I've just released a Future of Humanity Institute technical report, written as part of the Global Priorities Project.


This article is about priority-setting for work aiming to reduce existential risk. Its chief claim is that all else being equal we should prefer work earlier and prefer to work on risks that might come early. This is because we are uncertain about when we will have to face different risks, because we expect diminishing returns of extra work, and because we expect that more people will work on these risks in the future.

I explore this claim both qualitatively and with explicit models. I consider its implications for two questions: first, “When is it best to do different kinds of work?”; second, “Which risks should we focus on?”.

As a major application, I look at the case of risk from artificial intelligence. The best strategies for reducing this risk depend on when the risk is coming. I argue that we may be underinvesting in scenarios where AI comes soon even though these scenarios are relatively unlikely, because we will not have time later to address them.


You can read the full report here: Allocating risk mitigation across time.

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I read the full report, excluding the appendices. I'm a layperson. That is, I don't expect I'll ever do direct work on existential risk mitigation, or engineering safety into machine intelligence. Further, I'm not well-versed in the technicalities of either Friendliness theory from the MIRI, or literature from academic studies of artificial intelligence.

As a layperson, I don't know how to assess how much labor is assigned to AI-soon vs. AI-later outcomes. What does AI-soon work look like? What are its features or qualities? Do you consider the MIRI's current research as 'AI-soon' labor?

I don't have the source now, but Robin Hanson mentioned on a couple past blog posts on Overcoming Bias that work on existential risk reduction isn't being done, because nobody knows how to do it. This is a rather cynical perspective, as it would not count the work of the FHI, or the MIRI, as being on existential risk reduction. I believe Dr. Hanson meant it appears no direct, or object-level work is being done. These were from a couple years ago, so his position may be different. The landscape for AI safety has changed dramatically in the last two years. Still, I wonder if it's hard to tell how much, or which, research is oriented toward "sooner" rather than "later" outcomes is because: we don't know how to do that (object-level) work.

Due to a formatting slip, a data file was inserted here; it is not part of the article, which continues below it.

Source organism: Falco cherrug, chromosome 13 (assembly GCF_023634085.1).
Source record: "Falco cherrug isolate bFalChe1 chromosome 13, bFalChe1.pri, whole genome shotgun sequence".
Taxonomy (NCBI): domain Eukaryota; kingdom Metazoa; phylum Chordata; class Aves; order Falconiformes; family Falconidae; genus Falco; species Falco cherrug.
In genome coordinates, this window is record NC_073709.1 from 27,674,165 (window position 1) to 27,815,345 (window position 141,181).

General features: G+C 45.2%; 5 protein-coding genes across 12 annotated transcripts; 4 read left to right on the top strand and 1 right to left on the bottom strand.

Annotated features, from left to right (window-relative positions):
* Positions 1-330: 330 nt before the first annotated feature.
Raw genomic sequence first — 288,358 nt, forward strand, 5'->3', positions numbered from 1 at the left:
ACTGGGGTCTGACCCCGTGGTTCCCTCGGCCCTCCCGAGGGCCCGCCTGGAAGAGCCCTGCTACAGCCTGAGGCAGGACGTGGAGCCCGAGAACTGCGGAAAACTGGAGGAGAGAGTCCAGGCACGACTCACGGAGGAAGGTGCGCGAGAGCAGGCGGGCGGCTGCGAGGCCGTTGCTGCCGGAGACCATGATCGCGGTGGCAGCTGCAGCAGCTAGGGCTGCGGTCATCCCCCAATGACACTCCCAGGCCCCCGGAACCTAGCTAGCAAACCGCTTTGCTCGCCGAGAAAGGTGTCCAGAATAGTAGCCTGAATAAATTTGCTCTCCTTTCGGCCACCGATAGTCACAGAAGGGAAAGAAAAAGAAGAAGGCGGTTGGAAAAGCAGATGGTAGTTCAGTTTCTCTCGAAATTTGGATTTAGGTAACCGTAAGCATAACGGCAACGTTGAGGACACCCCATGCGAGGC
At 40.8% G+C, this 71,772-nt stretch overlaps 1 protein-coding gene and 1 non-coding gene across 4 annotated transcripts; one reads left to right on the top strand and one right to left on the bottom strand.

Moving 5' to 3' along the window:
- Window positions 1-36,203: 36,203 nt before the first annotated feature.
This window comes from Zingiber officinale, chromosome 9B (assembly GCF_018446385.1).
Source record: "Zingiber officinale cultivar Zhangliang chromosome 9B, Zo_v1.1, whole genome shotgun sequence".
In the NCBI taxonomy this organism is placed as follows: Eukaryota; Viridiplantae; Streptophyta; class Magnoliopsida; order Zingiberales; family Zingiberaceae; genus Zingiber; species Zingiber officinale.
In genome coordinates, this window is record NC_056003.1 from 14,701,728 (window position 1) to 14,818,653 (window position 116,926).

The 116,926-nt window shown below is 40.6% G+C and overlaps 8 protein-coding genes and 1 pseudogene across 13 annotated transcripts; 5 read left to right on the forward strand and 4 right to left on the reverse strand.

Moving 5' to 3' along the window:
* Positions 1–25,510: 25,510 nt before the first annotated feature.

This is a good question. To some extent I didn't want to take a position on exactly which work is appropriate for this, as that's independent of the rest of the analysis (although obviously feeds into model parameter estimates).

Something which would definitely help would be just to systematically review what might be useful for AI-soon outcomes.

Possibilities include: working to study the architecture of the more plausible candidates for producing AI; design work on containment mechanisms; producing high-quality data sets of 'human values' (in case value-learning is easy). I think those could all turn out to be useless ex post, but they may still be worth trying more for the possibility that they are useful.

There may also be useful lines which are already being pursued to a serious degree as part of cybersecurity.

One application of this might be for the FLI, and where they decide to grant the money they've received from Elon Musk. In addition to other considerations, it seems the correct conclusion from your paper would be not to underestimate the value of funding research aimed at AI-soon scenarios, as well as fund it because it could create a research environment that makes a greater quantity and quality of research on even AI-later scenarios. Whatever ratio of funding for either scenario they decide works isn't as useless if nobody can discern what counts as AI-soon vs. AI-later research.


I argue that we may be underinvesting in scenarios where AI comes soon even though these scenarios are relatively unlikely, because we will not have time later to address them.

Edit: Separately...

p(X) denotes the probability that we will face problem X. Note that this is meant to be an absolute probability, not conditional on getting to the the point where we might face X.

Are you assuming a hard takeoff intelligence explosion? If not, shouldn’t you also be interested in the probability of UFAI given future advances that may lead to it?

Kurzweil seems to think we will pass some unambiguous signposts on the way to superhuman AI. I would grant this scenario a nonzero probability.

Nitpick: “the the” is a typo.